At the end of the day, “minimalists” will have a minimal chance of salvation. What is your interpretation of these words: “Seek ye first the kingdom of God” (Luke 12:31) … “Love the Lord thy God, with thy whole heart, and with thy whole soul, and with thy whole mind, and with thy whole strength!” (Mark 12:30)? Does that call for minimal study about God, or maximum. Most people give at least ten times more attention to trivial, worldly things than they do to God. That’s trying to fake-out God. “Be not deceived, God is not mocked. For what things a man shall sow, those also shall he reap. For he that soweth in his flesh, of the flesh also shall reap corruption. But he that soweth in the spirit, of the spirit shall reap life everlasting” (Galatians 6:7-8).
Short Catechisms Are For Little Children, Not Adults
A catechism is meant to be a compendium of the Faith—yet people want it to be so small that it can fit in the pocket! A compendium of the Faith means a summary of the essentials of the Faith. How is it that we have nerve to trivialize the Faith when St. John says of Jesus: “There are also many other things which Jesus did; which, if they were written every one, the world itself, I think, would not be able to contain the books that should be written!” (John 21:25). It is only the cheap Catholic who wants to be a minimalist! Sports fans can pore over material about their teams for hours a day! Teenagers can spend hours a day on the social media! On our Day of Judgment this will be brought to our attention, with words similar to: “For the children of this world are wiser than the children of light!” (Luke 16:8). In other words, the children of the world have put in far more hours into their worldliness than the children of God have put into godliness.
A Challenge to Produce
To even think about this Catechism Collection or Catechetical Compendium is a challenge, for, as Fr. Clarke, the editor writing the Preface to Fr. Francis Spirago’s The Catechism Explained, correctly points that “Technical terms, in which almost all religious manuals abound, even those intended for children, are carefully eliminated from his pages, since, while useful and necessary for seminarians and theologians, they are out of place in a book intended for the laity. Popular manuals of religion ought to be couched in plain and simple language, like that used by Our Lord and the Apostles, easy of comprehension; for what we need is something that will touch the heart and influence the will, not cram the mind with knowledge unattractive to the reader. The state of society and the spirit of the age have also been, taken into consideration in the preparation of this book. The writer has endeavored in the first place to combat the self-seeking, pleasure-loving materialism of the day.” This sad state has worsened considerably since Fr. Spirago first compiled his 700+ page The Catechism Explained back in 1899 (republished in 1921, 1927, 1949 and 1993). Different facets of worldliness have come on the scene that simply did not exist back then—and these have to be duly covered.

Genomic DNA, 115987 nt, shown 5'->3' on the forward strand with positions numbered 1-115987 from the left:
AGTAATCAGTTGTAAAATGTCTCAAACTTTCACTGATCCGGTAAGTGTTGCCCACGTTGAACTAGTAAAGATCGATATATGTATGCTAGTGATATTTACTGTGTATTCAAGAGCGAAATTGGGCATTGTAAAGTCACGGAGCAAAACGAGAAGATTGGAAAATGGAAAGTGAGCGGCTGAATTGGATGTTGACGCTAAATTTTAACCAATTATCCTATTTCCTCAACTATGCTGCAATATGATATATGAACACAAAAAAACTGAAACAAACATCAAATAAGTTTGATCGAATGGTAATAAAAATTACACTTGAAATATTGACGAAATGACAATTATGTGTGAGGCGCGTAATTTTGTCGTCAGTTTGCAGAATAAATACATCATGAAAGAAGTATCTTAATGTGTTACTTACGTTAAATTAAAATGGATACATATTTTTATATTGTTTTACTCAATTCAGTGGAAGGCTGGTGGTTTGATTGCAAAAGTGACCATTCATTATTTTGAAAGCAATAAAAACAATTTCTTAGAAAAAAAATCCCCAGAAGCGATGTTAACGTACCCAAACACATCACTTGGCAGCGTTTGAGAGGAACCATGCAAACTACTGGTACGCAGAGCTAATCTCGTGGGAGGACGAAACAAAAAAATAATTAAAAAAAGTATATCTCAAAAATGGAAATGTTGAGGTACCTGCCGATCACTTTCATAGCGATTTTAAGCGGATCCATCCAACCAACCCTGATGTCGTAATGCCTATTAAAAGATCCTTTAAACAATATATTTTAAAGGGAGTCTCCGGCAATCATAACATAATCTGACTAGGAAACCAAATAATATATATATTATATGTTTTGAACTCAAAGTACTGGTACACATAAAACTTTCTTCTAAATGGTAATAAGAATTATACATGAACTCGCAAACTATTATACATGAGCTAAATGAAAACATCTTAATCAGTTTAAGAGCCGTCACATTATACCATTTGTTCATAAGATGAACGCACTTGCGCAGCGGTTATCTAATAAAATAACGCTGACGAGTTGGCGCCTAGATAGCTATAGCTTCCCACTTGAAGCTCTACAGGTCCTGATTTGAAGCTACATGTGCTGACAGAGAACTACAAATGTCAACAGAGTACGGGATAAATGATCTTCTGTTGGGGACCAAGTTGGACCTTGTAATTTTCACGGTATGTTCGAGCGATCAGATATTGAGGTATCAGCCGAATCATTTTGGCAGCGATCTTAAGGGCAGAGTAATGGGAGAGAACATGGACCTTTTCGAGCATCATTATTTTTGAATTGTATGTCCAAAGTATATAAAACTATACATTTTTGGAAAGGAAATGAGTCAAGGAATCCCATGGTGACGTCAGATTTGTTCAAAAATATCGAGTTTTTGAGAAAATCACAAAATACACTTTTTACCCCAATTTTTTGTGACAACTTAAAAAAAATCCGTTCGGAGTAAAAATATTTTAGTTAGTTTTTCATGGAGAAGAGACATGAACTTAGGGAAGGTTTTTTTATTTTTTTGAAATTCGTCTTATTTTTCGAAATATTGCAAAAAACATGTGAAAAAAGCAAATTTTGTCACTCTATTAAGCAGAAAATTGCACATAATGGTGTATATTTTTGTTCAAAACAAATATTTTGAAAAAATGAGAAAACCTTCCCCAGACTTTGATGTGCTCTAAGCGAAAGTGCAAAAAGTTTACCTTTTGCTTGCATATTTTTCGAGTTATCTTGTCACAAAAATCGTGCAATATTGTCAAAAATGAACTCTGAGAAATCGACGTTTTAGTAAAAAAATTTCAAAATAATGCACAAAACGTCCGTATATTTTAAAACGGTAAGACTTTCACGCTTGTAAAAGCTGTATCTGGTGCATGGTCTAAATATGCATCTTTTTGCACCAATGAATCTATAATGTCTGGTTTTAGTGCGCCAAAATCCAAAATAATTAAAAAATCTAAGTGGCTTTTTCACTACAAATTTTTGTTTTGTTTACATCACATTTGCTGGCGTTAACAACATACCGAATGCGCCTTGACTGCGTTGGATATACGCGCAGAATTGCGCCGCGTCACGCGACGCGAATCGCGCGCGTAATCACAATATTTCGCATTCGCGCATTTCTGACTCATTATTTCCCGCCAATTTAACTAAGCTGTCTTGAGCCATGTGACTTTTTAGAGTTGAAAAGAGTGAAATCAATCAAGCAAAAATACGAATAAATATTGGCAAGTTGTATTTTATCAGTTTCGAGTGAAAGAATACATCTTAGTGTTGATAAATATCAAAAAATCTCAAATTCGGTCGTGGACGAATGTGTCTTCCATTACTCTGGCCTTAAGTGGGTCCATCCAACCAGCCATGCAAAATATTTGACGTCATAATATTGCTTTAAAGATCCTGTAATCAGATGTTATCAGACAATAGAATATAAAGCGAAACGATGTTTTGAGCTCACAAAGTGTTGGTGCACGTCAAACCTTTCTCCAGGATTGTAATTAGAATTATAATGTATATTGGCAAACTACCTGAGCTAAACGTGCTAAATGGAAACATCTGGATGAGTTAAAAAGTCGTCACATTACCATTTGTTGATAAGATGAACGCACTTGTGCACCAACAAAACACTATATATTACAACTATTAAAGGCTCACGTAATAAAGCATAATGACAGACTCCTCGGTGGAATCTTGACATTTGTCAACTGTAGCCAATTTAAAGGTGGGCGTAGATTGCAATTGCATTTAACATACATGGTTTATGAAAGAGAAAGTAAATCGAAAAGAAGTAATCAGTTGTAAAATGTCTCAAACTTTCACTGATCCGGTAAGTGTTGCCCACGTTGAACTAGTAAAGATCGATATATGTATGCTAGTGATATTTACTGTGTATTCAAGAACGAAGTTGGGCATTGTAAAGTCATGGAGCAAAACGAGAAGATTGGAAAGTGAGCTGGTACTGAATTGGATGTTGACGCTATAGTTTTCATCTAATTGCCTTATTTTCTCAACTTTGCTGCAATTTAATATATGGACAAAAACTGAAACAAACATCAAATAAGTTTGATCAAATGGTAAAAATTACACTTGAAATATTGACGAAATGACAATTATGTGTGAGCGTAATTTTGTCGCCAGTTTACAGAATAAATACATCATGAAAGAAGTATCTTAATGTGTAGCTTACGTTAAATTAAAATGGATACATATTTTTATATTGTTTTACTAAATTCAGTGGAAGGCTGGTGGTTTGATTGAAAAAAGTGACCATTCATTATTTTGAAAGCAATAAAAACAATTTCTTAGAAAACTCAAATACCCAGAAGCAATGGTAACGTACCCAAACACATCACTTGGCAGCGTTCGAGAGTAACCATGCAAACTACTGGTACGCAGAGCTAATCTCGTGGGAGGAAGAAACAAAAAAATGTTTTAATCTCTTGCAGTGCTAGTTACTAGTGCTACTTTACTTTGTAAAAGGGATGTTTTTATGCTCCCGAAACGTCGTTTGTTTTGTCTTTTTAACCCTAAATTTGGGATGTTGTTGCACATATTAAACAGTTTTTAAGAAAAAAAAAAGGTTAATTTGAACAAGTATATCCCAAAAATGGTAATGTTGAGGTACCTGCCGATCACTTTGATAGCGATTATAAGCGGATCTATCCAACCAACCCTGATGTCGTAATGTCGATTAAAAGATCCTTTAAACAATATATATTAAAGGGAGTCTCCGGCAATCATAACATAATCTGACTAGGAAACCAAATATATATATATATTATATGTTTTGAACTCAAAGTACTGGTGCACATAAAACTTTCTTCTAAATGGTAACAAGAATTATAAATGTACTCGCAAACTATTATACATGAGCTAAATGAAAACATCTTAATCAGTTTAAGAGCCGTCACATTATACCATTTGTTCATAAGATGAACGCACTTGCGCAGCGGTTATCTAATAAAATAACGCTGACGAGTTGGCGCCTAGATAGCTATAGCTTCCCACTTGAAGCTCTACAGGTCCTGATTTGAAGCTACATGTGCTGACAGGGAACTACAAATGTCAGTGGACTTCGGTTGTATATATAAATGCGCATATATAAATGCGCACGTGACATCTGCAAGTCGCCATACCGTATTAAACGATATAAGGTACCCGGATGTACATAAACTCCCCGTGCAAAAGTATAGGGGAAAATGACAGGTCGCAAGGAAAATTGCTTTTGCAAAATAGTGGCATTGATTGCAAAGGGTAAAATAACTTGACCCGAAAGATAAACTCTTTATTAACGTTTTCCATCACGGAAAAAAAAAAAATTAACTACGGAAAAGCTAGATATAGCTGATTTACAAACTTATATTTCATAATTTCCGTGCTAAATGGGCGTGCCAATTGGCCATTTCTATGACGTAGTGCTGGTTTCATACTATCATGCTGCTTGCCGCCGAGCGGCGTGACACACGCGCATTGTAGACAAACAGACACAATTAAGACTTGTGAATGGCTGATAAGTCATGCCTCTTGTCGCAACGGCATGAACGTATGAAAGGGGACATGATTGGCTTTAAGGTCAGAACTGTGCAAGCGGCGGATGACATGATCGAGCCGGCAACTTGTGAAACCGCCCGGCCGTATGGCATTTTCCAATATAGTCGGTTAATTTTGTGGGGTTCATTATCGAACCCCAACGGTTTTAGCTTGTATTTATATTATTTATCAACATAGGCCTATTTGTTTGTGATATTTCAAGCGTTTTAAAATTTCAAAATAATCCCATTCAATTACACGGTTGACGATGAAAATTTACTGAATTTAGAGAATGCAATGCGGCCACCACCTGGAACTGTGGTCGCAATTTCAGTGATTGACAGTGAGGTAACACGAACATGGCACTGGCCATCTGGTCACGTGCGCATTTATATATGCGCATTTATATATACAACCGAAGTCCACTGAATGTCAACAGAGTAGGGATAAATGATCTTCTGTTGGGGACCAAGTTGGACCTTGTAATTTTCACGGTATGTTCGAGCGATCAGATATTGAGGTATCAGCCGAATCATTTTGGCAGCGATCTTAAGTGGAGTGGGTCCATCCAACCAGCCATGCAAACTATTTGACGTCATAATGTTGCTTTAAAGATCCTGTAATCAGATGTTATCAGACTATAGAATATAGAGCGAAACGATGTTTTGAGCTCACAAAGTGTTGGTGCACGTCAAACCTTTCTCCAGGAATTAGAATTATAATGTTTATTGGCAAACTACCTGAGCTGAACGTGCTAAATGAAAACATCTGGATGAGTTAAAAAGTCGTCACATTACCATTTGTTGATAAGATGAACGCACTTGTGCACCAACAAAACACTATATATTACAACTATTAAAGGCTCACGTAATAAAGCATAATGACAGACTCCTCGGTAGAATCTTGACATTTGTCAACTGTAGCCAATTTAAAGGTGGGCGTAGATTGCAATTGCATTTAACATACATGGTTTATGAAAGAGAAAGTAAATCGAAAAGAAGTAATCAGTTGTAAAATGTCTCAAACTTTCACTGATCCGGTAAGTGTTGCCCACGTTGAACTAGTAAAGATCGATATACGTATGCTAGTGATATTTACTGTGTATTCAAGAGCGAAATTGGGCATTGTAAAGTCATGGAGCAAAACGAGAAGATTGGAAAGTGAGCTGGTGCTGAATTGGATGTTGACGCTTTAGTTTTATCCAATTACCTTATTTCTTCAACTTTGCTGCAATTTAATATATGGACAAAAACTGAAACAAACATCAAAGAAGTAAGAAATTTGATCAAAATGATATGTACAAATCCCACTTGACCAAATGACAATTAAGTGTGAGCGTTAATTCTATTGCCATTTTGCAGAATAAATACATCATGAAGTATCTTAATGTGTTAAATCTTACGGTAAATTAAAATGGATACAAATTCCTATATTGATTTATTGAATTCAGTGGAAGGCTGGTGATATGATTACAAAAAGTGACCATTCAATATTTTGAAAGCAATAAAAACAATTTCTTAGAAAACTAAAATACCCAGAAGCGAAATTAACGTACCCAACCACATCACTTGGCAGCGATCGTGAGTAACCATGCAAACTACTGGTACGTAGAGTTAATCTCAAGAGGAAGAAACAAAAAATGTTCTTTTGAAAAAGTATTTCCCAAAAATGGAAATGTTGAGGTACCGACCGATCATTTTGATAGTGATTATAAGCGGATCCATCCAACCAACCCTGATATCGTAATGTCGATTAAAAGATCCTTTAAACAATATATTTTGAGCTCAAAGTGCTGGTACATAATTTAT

Yet there are other worthy Catechisms that cannot be brushed aside—for they either contain elements that Fr. Spirago has not covered, or they explain certain things with either greater clarity or greater depth. The researching of all these Catechisms, comparing them, assessing them and blending them is not a “fast-track” project of the kind that is preferred today. Yet a Catechism has to relevant to the problems of its day, for, as the Preface of The Catechism Explained says that the “Catechism is, in fact, nothing more or less than an abstract of Our Lord’s teaching, and may be called a guide book for the Christian soul on the road to Heaven.” The lay of the land changes with each decade, as new side roads are added, that are meant to lead the Christian aside and astray. Therefore, Catechisms need to be “current” so to speak, dealing not only with teaching from the past, but also its application to the problems of the present time.
The challenge is that today's problems have become complicated, whereas the Catholic mind has become too simple, or "dumbed-down" for want of another expression. We are "dummies" as regards our knowledge of the Faith, yet very intelligent as regards things of the world. But a simple "dumb" answer cannot solve the complexities caused by today's sinfulness and worldliness.
A Challenge to Read
The above dilemma produces a problem akin to “growing pains” or perhaps “physiotherapy”, whereby the half-crippled mind has to be painfully forced through exercises that a normal mind would perform with ease—but since we have been “dumbed-down” in matters of the Faith, it is like having a person who has the body of a 40 year-old, but the mind of 10 year old. We are way behind in our religious development, but way advanced in our worldly development. Yet, as they say, “No pain, no gain!” So rather than produce just another simplistic, dumbed-down Catechism for the fast-track Catholics of the world, who don’t have time to think in any real depth, but only have time for a “two-bit” quickie answer on matters of the Faith, we will try to produce a thought provoking (thus pain inducing and time consuming) Catechism that goes into depth, rather than skims the surface.
Modern Mushy Minds